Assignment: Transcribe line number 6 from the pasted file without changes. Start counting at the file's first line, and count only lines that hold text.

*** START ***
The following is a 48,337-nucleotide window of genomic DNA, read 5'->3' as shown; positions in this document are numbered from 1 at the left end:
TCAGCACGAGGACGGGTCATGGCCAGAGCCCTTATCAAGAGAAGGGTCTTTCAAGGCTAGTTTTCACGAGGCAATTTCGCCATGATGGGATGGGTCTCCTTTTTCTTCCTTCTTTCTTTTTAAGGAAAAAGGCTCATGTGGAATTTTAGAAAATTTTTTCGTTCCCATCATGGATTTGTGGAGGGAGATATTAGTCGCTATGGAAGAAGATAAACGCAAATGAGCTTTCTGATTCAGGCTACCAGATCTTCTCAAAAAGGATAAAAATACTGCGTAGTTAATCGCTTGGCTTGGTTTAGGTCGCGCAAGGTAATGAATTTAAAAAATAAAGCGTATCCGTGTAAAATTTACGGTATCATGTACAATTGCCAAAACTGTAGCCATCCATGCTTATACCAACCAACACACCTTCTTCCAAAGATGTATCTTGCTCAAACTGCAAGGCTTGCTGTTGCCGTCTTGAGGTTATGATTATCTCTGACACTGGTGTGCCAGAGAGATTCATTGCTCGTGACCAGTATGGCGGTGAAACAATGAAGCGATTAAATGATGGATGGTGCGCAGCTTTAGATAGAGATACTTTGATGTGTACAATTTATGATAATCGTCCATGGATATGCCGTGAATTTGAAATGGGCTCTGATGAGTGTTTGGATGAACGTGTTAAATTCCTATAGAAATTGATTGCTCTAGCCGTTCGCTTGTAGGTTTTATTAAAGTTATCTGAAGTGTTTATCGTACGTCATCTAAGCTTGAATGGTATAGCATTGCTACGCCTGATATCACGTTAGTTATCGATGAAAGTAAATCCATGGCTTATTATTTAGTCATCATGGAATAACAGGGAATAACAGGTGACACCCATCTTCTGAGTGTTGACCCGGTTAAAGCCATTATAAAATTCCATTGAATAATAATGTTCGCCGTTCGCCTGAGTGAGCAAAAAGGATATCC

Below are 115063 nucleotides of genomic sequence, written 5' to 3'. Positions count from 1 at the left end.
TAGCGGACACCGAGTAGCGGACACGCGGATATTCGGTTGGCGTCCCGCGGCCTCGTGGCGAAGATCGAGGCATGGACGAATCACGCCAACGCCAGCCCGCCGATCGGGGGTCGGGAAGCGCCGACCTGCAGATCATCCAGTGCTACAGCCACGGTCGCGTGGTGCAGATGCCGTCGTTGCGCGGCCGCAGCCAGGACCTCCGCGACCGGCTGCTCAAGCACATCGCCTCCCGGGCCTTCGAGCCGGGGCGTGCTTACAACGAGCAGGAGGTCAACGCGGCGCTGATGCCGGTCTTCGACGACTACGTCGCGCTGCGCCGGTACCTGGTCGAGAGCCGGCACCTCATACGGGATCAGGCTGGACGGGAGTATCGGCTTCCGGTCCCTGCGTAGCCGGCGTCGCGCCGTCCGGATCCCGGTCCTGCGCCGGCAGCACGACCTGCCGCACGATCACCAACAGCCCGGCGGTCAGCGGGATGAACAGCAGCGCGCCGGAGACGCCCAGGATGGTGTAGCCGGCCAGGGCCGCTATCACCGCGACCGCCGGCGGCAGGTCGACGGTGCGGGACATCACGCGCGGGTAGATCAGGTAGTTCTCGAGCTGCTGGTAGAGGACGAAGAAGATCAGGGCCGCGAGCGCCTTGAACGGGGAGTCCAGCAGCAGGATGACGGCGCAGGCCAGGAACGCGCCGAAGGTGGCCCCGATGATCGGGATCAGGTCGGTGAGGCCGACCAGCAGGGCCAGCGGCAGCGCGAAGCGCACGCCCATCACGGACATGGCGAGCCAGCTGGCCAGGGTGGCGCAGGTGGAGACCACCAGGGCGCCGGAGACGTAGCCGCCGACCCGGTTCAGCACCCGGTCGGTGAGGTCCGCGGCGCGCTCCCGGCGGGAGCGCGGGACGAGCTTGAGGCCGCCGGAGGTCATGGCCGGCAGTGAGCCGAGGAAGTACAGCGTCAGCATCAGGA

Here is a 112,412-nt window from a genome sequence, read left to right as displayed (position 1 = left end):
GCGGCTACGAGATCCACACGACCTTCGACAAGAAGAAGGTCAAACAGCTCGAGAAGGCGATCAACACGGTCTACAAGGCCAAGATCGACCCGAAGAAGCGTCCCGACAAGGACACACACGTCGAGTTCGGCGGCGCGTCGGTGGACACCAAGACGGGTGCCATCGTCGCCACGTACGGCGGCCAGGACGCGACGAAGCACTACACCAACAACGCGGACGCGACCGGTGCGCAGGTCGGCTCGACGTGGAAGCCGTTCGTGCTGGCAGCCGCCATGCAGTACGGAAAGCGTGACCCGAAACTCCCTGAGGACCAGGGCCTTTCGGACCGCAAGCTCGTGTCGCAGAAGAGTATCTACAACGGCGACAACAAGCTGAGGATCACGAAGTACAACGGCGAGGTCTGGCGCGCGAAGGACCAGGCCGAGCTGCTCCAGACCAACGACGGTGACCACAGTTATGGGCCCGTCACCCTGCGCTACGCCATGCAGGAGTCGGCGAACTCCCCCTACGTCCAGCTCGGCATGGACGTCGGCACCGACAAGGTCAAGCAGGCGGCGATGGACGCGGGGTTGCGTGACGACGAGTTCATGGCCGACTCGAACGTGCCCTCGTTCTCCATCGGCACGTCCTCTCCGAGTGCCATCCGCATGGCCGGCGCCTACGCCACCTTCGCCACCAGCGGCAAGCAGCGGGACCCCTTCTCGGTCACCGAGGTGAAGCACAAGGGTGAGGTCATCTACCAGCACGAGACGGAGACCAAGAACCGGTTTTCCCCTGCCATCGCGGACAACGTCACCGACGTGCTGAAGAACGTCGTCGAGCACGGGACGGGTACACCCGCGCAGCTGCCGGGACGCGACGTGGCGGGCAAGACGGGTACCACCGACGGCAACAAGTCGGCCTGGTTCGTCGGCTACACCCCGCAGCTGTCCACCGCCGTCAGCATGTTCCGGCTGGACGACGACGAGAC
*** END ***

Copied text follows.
GCGGCTACGAGATCCACACGACCTTCGACAAGAAGAAGGTCAAACAGCTCGAGAAGGCGATCAACACGGTCTACAAGGCCAAGATCGACCCGAAGAAGCGTCCCGACAAGGACACACACGTCGAGTTCGGCGGCGCGTCGGTGGACACCAAGACGGGTGCCATCGTCGCCACGTACGGCGGCCAGGACGCGACGAAGCACTACACCAACAACGCGGACGCGACCGGTGCGCAGGTCGGCTCGACGTGGAAGCCGTTCGTGCTGGCAGCCGCCATGCAGTACGGAAAGCGTGACCCGAAACTCCCTGAGGACCAGGGCCTTTCGGACCGCAAGCTCGTGTCGCAGAAGAGTATCTACAACGGCGACAACAAGCTGAGGATCACGAAGTACAACGGCGAGGTCTGGCGCGCGAAGGACCAGGCCGAGCTGCTCCAGACCAACGACGGTGACCACAGTTATGGGCCCGTCACCCTGCGCTACGCCATGCAGGAGTCGGCGAACTCCCCCTACGTCCAGCTCGGCATGGACGTCGGCACCGACAAGGTCAAGCAGGCGGCGATGGACGCGGGGTTGCGTGACGACGAGTTCATGGCCGACTCGAACGTGCCCTCGTTCTCCATCGGCACGTCCTCTCCGAGTGCCATCCGCATGGCCGGCGCCTACGCCACCTTCGCCACCAGCGGCAAGCAGCGGGACCCCTTCTCGGTCACCGAGGTGAAGCACAAGGGTGAGGTCATCTACCAGCACGAGACGGAGACCAAGAACCGGTTTTCCCCTGCCATCGCGGACAACGTCACCGACGTGCTGAAGAACGTCGTCGAGCACGGGACGGGTACACCCGCGCAGCTGCCGGGACGCGACGTGGCGGGCAAGACGGGTACCACCGACGGCAACAAGTCGGCCTGGTTCGTCGGCTACACCCCGCAGCTGTCCACCGCCGTCAGCATGTTCCGGCTGGACGACGACGAGAC